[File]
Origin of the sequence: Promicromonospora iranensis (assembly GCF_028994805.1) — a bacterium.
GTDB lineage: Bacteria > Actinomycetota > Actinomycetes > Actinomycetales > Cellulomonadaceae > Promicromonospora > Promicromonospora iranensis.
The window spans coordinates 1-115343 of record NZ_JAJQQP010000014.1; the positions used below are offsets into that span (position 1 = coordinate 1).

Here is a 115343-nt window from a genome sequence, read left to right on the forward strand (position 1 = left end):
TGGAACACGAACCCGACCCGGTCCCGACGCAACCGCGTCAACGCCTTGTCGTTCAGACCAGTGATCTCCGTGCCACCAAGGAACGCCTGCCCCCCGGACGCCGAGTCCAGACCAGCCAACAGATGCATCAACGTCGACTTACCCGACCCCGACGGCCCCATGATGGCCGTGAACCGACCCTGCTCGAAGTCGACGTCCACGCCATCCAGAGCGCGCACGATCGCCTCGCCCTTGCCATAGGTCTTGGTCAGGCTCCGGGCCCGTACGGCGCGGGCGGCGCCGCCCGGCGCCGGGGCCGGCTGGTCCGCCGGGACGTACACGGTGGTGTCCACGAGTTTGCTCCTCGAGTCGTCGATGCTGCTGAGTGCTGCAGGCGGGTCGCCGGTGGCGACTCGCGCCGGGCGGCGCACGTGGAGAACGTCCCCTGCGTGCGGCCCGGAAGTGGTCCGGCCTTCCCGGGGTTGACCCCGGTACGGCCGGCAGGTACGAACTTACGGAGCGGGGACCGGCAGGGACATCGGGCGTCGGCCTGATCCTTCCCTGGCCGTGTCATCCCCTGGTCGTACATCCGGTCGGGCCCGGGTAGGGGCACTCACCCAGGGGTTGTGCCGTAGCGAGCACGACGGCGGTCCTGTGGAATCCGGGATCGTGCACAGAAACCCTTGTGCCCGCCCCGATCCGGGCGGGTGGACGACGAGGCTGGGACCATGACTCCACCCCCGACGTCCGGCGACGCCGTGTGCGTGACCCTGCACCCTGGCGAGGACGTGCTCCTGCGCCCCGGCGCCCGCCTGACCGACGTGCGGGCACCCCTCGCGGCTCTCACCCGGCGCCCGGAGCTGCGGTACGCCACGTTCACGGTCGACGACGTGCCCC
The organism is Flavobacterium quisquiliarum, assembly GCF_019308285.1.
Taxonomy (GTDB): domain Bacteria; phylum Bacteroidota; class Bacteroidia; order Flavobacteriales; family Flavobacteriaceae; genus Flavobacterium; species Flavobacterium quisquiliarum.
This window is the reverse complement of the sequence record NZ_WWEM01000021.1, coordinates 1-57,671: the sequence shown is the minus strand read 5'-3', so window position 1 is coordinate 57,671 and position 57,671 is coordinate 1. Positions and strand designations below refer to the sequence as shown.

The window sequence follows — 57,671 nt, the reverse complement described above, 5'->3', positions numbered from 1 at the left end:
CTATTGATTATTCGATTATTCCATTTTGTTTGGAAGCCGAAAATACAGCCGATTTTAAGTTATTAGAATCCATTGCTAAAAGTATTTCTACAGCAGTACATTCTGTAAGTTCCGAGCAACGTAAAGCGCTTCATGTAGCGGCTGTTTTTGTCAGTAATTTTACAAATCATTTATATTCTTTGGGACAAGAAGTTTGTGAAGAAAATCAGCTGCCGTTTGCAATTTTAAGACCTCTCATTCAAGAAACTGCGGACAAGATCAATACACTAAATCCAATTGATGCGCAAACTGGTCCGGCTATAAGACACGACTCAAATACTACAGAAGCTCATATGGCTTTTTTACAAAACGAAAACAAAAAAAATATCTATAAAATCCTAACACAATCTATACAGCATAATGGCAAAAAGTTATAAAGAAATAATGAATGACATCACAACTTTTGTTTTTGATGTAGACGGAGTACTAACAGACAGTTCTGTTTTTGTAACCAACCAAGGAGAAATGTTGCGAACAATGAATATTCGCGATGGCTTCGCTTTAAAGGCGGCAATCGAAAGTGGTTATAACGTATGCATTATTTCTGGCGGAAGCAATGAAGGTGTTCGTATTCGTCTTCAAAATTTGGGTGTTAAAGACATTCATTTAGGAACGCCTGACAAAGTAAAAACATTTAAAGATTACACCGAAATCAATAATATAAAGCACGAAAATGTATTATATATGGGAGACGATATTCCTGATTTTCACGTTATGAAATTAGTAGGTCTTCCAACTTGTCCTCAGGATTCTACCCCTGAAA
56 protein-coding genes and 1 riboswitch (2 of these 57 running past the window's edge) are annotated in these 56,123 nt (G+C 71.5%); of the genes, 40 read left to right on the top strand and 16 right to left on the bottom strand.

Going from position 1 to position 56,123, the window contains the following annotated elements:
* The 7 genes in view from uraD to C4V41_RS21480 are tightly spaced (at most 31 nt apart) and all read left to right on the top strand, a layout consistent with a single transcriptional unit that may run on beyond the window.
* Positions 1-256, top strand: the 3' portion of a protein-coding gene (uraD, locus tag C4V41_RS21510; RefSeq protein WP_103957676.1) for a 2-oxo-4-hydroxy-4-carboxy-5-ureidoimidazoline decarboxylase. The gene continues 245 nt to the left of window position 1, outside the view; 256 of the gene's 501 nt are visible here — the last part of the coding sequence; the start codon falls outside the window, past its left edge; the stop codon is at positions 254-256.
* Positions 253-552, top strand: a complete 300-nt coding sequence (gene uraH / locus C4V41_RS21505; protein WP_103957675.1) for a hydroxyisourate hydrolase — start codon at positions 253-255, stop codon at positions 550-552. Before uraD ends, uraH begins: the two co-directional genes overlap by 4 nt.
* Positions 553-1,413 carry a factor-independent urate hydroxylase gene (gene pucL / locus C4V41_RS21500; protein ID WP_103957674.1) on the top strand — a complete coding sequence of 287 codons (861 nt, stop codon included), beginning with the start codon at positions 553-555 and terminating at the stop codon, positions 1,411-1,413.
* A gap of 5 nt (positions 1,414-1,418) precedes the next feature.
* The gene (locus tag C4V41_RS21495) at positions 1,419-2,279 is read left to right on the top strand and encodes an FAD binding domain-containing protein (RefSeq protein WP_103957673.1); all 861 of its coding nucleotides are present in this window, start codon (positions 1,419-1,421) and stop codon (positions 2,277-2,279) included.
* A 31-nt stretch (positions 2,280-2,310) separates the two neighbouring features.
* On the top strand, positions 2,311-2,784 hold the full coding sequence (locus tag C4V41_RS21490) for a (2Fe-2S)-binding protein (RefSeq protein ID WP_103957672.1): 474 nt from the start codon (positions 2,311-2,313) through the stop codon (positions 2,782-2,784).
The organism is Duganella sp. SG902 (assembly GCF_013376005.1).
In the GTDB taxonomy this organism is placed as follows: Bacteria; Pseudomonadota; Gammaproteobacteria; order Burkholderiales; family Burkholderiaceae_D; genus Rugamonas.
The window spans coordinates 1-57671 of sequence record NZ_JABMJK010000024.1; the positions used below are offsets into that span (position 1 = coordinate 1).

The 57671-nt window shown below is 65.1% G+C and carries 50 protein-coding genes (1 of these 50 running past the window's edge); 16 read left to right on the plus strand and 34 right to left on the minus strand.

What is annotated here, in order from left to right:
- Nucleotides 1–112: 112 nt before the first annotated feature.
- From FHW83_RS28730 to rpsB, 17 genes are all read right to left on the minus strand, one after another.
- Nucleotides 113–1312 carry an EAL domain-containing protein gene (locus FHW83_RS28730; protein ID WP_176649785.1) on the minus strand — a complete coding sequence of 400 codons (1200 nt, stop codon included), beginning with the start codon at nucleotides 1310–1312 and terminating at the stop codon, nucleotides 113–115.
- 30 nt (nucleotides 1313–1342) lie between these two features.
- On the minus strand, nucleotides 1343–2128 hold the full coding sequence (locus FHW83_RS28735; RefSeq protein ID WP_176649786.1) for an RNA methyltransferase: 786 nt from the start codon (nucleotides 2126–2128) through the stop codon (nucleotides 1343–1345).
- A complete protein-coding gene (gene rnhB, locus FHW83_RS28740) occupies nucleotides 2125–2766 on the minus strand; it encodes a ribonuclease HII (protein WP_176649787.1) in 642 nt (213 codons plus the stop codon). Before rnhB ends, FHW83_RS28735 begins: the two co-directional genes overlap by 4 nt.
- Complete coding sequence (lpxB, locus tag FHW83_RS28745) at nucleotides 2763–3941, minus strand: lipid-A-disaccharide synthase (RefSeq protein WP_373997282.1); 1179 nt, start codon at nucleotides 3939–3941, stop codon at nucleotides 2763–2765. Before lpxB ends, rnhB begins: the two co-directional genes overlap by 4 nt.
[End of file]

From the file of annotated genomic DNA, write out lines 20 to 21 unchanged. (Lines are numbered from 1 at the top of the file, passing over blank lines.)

* On the top strand, positions 2,311-2,784 hold the full coding sequence (locus tag C4V41_RS21490) for a (2Fe-2S)-binding protein (RefSeq protein ID WP_103957672.1): 474 nt from the start codon (positions 2,311-2,313) through the stop codon (positions 2,782-2,784).
The organism is Duganella sp. SG902 (assembly GCF_013376005.1).